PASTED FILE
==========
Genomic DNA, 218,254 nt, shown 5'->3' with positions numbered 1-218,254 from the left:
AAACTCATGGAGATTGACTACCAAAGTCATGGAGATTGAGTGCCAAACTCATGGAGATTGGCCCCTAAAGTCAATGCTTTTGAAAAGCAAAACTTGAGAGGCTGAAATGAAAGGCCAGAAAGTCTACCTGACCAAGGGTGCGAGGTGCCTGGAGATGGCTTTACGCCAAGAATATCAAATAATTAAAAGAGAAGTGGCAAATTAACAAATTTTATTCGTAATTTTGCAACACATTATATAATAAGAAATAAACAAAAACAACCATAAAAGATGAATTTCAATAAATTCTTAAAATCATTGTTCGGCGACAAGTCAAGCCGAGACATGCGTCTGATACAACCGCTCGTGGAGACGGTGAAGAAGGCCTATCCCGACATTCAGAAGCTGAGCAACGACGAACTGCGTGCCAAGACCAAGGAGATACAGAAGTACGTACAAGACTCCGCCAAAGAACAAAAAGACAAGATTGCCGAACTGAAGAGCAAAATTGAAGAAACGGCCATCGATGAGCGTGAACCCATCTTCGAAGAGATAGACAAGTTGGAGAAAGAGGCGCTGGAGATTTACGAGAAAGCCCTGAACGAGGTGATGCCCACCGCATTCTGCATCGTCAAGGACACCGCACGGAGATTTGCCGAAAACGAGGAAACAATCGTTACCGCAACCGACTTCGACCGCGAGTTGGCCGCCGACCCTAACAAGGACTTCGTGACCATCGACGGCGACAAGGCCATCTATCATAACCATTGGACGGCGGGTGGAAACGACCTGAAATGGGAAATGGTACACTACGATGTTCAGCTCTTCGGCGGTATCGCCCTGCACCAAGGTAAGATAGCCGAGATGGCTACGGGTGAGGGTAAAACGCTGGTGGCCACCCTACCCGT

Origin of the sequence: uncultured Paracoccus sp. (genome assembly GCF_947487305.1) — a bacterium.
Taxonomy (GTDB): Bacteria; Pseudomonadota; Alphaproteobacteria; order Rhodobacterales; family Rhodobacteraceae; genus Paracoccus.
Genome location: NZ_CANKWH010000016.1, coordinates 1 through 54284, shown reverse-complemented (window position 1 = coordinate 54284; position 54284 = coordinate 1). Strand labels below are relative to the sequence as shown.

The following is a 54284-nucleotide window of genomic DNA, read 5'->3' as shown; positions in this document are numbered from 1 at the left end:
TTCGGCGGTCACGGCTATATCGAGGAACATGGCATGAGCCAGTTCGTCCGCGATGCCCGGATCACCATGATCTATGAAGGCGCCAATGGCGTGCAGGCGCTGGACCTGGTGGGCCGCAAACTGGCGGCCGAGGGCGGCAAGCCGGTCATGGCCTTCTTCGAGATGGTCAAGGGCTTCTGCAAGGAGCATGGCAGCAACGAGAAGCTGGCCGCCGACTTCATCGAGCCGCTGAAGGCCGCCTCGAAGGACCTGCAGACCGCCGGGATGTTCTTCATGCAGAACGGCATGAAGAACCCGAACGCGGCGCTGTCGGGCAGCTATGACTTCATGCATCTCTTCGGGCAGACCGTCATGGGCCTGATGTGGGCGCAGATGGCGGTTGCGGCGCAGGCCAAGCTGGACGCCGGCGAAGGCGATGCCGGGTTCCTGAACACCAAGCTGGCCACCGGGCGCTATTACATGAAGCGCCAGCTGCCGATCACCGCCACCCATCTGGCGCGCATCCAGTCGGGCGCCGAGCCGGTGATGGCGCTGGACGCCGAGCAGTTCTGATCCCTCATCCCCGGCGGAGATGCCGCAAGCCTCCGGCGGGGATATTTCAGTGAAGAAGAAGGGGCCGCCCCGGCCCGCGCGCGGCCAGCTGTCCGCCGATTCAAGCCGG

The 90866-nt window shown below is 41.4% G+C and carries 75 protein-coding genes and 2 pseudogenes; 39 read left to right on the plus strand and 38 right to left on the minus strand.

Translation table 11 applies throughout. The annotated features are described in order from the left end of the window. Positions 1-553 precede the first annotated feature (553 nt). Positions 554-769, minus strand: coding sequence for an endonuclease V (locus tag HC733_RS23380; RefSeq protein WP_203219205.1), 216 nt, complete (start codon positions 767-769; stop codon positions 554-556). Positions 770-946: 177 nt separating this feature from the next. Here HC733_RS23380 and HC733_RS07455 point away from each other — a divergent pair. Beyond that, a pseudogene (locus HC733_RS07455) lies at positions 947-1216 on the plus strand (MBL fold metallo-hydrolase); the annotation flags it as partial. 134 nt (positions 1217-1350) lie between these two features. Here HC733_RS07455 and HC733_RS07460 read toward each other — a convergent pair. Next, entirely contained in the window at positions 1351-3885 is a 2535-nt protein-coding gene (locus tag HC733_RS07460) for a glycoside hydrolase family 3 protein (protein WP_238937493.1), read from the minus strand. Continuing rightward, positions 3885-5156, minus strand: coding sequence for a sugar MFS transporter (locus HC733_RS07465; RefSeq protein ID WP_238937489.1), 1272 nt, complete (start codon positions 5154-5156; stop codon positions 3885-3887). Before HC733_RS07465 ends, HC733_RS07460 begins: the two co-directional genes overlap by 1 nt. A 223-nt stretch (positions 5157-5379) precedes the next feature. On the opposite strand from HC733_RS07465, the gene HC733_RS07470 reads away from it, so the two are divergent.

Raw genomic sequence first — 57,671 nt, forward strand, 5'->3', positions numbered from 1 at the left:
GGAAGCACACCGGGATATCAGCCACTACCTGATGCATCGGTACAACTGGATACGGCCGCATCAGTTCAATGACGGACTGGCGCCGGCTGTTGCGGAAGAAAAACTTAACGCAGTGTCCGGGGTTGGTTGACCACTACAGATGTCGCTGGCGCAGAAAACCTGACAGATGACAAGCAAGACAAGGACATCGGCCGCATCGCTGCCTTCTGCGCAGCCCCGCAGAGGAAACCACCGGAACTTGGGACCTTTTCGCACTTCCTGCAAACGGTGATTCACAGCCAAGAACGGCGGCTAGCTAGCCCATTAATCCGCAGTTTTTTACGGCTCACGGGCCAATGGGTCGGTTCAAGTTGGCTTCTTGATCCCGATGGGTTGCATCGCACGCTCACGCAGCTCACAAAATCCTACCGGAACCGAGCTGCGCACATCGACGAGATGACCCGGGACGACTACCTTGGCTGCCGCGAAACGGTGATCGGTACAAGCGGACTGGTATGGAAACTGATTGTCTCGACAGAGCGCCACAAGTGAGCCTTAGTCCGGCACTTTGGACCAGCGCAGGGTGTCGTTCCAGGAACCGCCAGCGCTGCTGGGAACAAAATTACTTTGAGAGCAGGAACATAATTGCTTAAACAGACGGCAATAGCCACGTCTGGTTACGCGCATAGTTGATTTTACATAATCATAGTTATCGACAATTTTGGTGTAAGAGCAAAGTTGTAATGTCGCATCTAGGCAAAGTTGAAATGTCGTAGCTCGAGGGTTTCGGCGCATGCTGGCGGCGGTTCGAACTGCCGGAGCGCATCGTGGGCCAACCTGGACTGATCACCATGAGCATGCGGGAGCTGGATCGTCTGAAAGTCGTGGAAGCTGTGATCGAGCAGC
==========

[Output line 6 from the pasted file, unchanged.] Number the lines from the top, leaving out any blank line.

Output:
The following is a 54284-nucleotide window of genomic DNA, read 5'->3' as shown; positions in this document are numbered from 1 at the left end: